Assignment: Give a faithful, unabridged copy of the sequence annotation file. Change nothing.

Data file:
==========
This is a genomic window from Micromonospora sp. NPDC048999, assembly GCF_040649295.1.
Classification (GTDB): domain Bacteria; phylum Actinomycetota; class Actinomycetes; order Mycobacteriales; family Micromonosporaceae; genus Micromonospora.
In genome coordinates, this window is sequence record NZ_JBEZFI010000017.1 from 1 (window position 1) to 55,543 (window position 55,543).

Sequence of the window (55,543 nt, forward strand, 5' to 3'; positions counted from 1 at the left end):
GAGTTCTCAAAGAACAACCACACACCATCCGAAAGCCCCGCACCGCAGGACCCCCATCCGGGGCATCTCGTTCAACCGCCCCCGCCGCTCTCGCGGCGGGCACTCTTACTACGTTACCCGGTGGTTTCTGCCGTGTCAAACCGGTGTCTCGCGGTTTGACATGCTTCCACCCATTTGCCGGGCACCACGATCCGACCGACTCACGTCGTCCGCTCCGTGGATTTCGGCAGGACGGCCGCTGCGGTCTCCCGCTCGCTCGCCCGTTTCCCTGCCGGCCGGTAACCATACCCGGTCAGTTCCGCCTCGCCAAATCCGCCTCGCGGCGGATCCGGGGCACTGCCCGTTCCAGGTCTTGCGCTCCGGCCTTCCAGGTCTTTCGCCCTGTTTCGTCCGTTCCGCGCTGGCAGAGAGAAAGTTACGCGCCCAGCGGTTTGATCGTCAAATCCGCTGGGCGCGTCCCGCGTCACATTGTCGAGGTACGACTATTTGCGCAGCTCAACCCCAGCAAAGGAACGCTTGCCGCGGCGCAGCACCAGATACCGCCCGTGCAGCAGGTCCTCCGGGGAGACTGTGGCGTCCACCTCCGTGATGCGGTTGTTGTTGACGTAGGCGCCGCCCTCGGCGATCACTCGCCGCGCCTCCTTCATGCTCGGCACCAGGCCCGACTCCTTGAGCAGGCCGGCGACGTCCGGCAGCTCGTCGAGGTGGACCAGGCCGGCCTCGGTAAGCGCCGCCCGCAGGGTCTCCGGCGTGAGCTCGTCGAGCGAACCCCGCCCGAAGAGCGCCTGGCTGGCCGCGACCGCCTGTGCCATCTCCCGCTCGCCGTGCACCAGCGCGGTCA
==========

This is a genomic window from Micromonospora sp. NPDC048999, assembly GCF_040649295.1.
Classification (GTDB): domain Bacteria; phylum Actinomycetota; class Actinomycetes; order Mycobacteriales; family Micromonosporaceae; genus Micromonospora.
In genome coordinates, this window is sequence record NZ_JBEZFI010000017.1 from 1 (window position 1) to 55,543 (window position 55,543).

Sequence of the window (55,543 nt, forward strand, 5' to 3'; positions counted from 1 at the left end):
GAGTTCTCAAAGAACAACCACACACCATCCGAAAGCCCCGCACCGCAGGACCCCCATCCGGGGCATCTCGTTCAACCGCCCCCGCCGCTCTCGCGGCGGGCACTCTTACTACGTTACCCGGTGGTTTCTGCCGTGTCAAACCGGTGTCTCGCGGTTTGACATGCTTCCACCCATTTGCCGGGCACCACGATCCGACCGACTCACGTCGTCCGCTCCGTGGATTTCGGCAGGACGGCCGCTGCGGTCTCCCGCTCGCTCGCCCGTTTCCCTGCCGGCCGGTAACCATACCCGGTCAGTTCCGCCTCGCCAAATCCGCCTCGCGGCGGATCCGGGGCACTGCCCGTTCCAGGTCTTGCGCTCCGGCCTTCCAGGTCTTTCGCCCTGTTTCGTCCGTTCCGCGCTGGCAGAGAGAAAGTTACGCGCCCAGCGGTTTGATCGTCAAATCCGCTGGGCGCGTCCCGCGTCACATTGTCGAGGTACGACTATTTGCGCAGCTCAACCCCAGCAAAGGAACGCTTGCCGCGGCGCAGCACCAGATACCGCCCGTGCAGCAGGTCCTCCGGGGAGACTGTGGCGTCCACCTCCGTGATGCGGTTGTTGTTGACGTAGGCGCCGCCCTCGGCGATCACTCGCCGCGCCTCCTTCATGCTCGGCACCAGGCCCGACTCCTTGAGCAGGCCGGCGACGTCCGGCAGCTCGTCGAGGTGGACCAGGCCGGCCTCGGTAAGCGCCGCCCGCAGGGTCTCCGGCGTGAGCTCGTCGAGCGAACCCCGCCCGAAGAGCGCCTGGCTGGCCGCGACCGCCTGTGCCATCTCCCGCTCGCCGTGCACCAGCGCGGTCA